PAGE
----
Ransomware: new game theory experiment explains why paying is counterproductive

A recently published paper from the University of Texas at Arlington explores how firms go about deciding whether to pay up or not.

In the last year or so, data suggests that cybercrime has risen by around 125%, with ransomware attacks a major factor in this explosive growth. This tremendous growth is by no means a new phenomenon, with data from the European Union revealing a 365% surge in ransomware during 2019.

With attacks not only targeting vital infrastructure, such as utility companies and healthcare providers, but companies large and small, it can easily feel like a problem that is mushrooming out of control, especially as research shows that securing criminal convictions for ransomware attacks is incredibly rare.

It’s perhaps no surprise that a growing number of organizations are simply choosing to pay the ransom as quickly as possible, with a burgeoning market in cyber insurance helping organizations internalize the risks associated with ransomware attacks as a simple cost of doing business in the modern world.

Coping with digital extortion

Firms typically have two choices in such situations: they can either invest in their cybersecurity in the hope that this will minimize any security breaches, or they can implement a policy of always refusing to pay the ransom, which managers hope will deter attackers. Both are approaches with clear issues associated with them. This investment can be expensive, however, and is by no means a guarantee of success.

Meanwhile, by refusing to negotiate with criminals, the business can experience lengthy system outages that can have significant implications for the operational health of the business.

Despite this, organizations are also well aware that paying the ransom demand merely encourages further ransomware attacks, especially in the likely event that news of both the vulnerabilities and compliance with the ransom demand may quickly spread among the cybercriminal underworld.

Most commercial decisions will have a break-even point at which continuing to invest makes no financial sense in terms of the returns you get from that investment, and cybersecurity is no different.

Normative behavior

The researchers used behavioral game theory to explore the options available to managers. For instance, they suggest that the establishment of norms is important, especially as these norms tend to revolve around the virtue of investing in cybersecurity and not caving into the actions of cybercriminals who manage to breach one's defenses.

If these social norms could be strengthened through greater community support for proactive behaviors, such as investing in cybersecurity and refusing to deal with the demands of cybercriminals, then it can help to create norms across the economy that shift the narrative.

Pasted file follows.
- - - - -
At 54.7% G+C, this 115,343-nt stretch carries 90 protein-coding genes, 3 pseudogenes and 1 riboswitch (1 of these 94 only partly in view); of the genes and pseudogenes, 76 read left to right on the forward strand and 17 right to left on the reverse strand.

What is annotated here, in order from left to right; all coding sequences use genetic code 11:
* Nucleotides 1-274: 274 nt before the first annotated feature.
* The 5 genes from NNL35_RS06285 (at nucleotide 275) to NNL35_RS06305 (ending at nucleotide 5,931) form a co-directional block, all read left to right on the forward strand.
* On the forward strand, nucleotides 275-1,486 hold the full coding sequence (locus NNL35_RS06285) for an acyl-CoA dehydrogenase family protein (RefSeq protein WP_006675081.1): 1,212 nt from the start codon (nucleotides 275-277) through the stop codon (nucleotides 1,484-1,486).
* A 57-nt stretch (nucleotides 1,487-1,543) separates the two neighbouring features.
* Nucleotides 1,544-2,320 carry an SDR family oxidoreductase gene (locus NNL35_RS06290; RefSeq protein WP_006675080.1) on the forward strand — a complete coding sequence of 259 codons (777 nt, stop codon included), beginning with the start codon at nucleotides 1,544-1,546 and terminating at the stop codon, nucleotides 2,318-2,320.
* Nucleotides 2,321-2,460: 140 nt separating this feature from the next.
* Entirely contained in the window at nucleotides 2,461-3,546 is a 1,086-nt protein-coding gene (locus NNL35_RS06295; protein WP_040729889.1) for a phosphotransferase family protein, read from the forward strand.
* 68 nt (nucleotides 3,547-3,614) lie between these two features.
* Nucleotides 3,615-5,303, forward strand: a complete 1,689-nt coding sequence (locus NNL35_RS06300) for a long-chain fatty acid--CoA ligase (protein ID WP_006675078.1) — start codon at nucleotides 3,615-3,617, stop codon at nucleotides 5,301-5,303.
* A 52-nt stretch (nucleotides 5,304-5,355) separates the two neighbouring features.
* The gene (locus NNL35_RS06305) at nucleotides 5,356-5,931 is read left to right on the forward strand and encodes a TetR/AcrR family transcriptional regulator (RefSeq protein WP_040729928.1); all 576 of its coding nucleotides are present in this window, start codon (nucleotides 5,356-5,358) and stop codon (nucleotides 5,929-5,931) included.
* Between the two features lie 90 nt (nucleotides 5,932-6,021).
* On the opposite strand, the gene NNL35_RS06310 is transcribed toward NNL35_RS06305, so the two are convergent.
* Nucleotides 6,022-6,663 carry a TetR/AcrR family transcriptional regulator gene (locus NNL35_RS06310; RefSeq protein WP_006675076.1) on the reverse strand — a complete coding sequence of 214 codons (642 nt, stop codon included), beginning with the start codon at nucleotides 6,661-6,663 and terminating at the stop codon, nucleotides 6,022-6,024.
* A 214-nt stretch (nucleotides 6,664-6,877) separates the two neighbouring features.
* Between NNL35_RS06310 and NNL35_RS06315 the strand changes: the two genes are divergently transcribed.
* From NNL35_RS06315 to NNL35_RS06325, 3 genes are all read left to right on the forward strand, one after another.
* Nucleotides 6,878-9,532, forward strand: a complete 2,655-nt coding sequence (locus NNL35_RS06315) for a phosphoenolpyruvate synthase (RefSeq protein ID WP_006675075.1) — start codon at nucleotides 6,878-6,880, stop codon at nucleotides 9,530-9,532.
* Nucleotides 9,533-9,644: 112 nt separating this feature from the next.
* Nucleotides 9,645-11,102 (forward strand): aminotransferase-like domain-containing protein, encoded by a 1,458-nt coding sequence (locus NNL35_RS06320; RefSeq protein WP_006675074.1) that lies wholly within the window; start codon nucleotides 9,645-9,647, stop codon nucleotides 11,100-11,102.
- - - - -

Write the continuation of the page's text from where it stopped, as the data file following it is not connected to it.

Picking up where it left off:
Such norms help to describe not only what organizations should do but also what others are doing, and can be effective in nudging companies in a particular direction.

"Specifically, we find that the defender enjoys a significantly positive utility if she conforms to normative appeals," the researchers write. "Different interventions result in different levels of utility impacts on investing and not-paying. Some may have a stronger impact on investing, while others on not-paying."

Lowering expectations

When these norms become established and there becomes a growing willingness to refuse any negotiations with cybercriminals, the researchers believe that it will result in criminals not only reducing their demands considerably but also the rate at which they attack.

"Numerical analyses show when the defenders’ utility of not-paying increases, that the attacker lowers ransoms considerably and attack rate slightly," the researchers explain.

"When the defenders’ utility of investing increases, the attack lowers both ransoms and attack rate very slightly. Ransoms are more likely to be decreased for the utility of not-paying, while attack rate is more likely to be decreased for the utility of investing."

Ultimately, normative behaviors are likely to be key to reducing the deluge of ransomware attacks currently experienced across the economy. Whether through industry forums, special interest groups, or other relevant organizations, if awareness can be raised as to the threat posed by digital extortion and a degree of conformity reached as to the best way of tackling that threat, it stands the best chance of success at scale.

Obviously, the ransomware task force established by the Justice Department could help to provide such a forum, but for this to work, it will require social norms to be established and rolled out across the economy so that organizations can easily identify what is expected of them.

"A practical example is to create forums that showcase successes in how mitigation strategies thwart attacks," the researchers conclude. "Other organizations may follow suit, and the practice can snowball into a standard that the community is willing to follow."